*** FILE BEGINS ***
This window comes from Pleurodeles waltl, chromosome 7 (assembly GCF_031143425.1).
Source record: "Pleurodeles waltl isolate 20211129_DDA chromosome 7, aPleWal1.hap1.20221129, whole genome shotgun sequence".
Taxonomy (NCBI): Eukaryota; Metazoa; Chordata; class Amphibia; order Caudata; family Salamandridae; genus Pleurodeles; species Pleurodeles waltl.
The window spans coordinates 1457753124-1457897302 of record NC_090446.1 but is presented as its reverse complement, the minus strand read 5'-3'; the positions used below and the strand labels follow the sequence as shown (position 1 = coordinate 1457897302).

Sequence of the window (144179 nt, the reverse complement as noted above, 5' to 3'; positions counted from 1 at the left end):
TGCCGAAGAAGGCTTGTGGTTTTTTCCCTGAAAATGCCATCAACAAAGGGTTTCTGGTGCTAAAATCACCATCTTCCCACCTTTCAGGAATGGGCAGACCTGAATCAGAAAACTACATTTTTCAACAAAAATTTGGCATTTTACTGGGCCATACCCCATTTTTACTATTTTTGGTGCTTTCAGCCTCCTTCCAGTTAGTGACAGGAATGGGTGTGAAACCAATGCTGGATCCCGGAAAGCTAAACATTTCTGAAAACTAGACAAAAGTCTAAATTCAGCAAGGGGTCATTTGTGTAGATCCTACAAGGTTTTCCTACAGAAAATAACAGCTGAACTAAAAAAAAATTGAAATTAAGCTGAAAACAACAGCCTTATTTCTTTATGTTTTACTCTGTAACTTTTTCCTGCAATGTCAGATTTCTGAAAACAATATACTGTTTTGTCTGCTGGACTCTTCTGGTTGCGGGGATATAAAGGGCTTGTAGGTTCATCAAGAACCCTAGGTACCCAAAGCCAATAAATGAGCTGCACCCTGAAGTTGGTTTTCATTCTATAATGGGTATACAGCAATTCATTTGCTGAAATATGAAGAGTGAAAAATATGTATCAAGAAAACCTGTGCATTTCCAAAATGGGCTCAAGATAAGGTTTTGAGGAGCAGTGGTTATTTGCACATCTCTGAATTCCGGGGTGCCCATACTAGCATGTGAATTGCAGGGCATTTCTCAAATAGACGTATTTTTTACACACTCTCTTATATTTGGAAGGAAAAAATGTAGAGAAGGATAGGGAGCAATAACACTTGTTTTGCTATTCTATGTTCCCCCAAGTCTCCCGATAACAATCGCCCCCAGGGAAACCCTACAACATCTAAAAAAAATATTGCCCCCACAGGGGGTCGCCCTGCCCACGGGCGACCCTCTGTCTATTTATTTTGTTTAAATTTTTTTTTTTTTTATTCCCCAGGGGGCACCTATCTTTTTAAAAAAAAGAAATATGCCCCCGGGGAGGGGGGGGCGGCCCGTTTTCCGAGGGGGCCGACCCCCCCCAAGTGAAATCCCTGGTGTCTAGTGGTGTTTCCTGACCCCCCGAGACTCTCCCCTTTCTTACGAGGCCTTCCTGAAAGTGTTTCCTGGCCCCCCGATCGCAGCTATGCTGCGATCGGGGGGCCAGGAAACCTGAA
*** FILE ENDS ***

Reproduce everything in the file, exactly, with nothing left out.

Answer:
This window comes from Pleurodeles waltl, chromosome 7 (assembly GCF_031143425.1).
Source record: "Pleurodeles waltl isolate 20211129_DDA chromosome 7, aPleWal1.hap1.20221129, whole genome shotgun sequence".
Taxonomy (NCBI): Eukaryota; Metazoa; Chordata; class Amphibia; order Caudata; family Salamandridae; genus Pleurodeles; species Pleurodeles waltl.
The window spans coordinates 1457753124-1457897302 of record NC_090446.1 but is presented as its reverse complement, the minus strand read 5'-3'; the positions used below and the strand labels follow the sequence as shown (position 1 = coordinate 1457897302).

Sequence of the window (144179 nt, the reverse complement as noted above, 5' to 3'; positions counted from 1 at the left end):
TGCCGAAGAAGGCTTGTGGTTTTTTCCCTGAAAATGCCATCAACAAAGGGTTTCTGGTGCTAAAATCACCATCTTCCCACCTTTCAGGAATGGGCAGACCTGAATCAGAAAACTACATTTTTCAACAAAAATTTGGCATTTTACTGGGCCATACCCCATTTTTACTATTTTTGGTGCTTTCAGCCTCCTTCCAGTTAGTGACAGGAATGGGTGTGAAACCAATGCTGGATCCCGGAAAGCTAAACATTTCTGAAAACTAGACAAAAGTCTAAATTCAGCAAGGGGTCATTTGTGTAGATCCTACAAGGTTTTCCTACAGAAAATAACAGCTGAACTAAAAAAAAATTGAAATTAAGCTGAAAACAACAGCCTTATTTCTTTATGTTTTACTCTGTAACTTTTTCCTGCAATGTCAGATTTCTGAAAACAATATACTGTTTTGTCTGCTGGACTCTTCTGGTTGCGGGGATATAAAGGGCTTGTAGGTTCATCAAGAACCCTAGGTACCCAAAGCCAATAAATGAGCTGCACCCTGAAGTTGGTTTTCATTCTATAATGGGTATACAGCAATTCATTTGCTGAAATATGAAGAGTGAAAAATATGTATCAAGAAAACCTGTGCATTTCCAAAATGGGCTCAAGATAAGGTTTTGAGGAGCAGTGGTTATTTGCACATCTCTGAATTCCGGGGTGCCCATACTAGCATGTGAATTGCAGGGCATTTCTCAAATAGACGTATTTTTTACACACTCTCTTATATTTGGAAGGAAAAAATGTAGAGAAGGATAGGGAGCAATAACACTTGTTTTGCTATTCTATGTTCCCCCAAGTCTCCCGATAACAATCGCCCCCAGGGAAACCCTACAACATCTAAAAAAAATATTGCCCCCACAGGGGGTCGCCCTGCCCACGGGCGACCCTCTGTCTATTTATTTTGTTTAAATTTTTTTTTTTTTTATTCCCCAGGGGGCACCTATCTTTTTAAAAAAAAGAAATATGCCCCCGGGGAGGGGGGGGCGGCCCGTTTTCCGAGGGGGCCGACCCCCCCCAAGTGAAATCCCTGGTGTCTAGTGGTGTTTCCTGACCCCCCGAGACTCTCCCCTTTCTTACGAGGCCTTCCTGAAAGTGTTTCCTGGCCCCCCGATCGCAGCTATGCTGCGATCGGGGGGCCAGGAAACCTGAA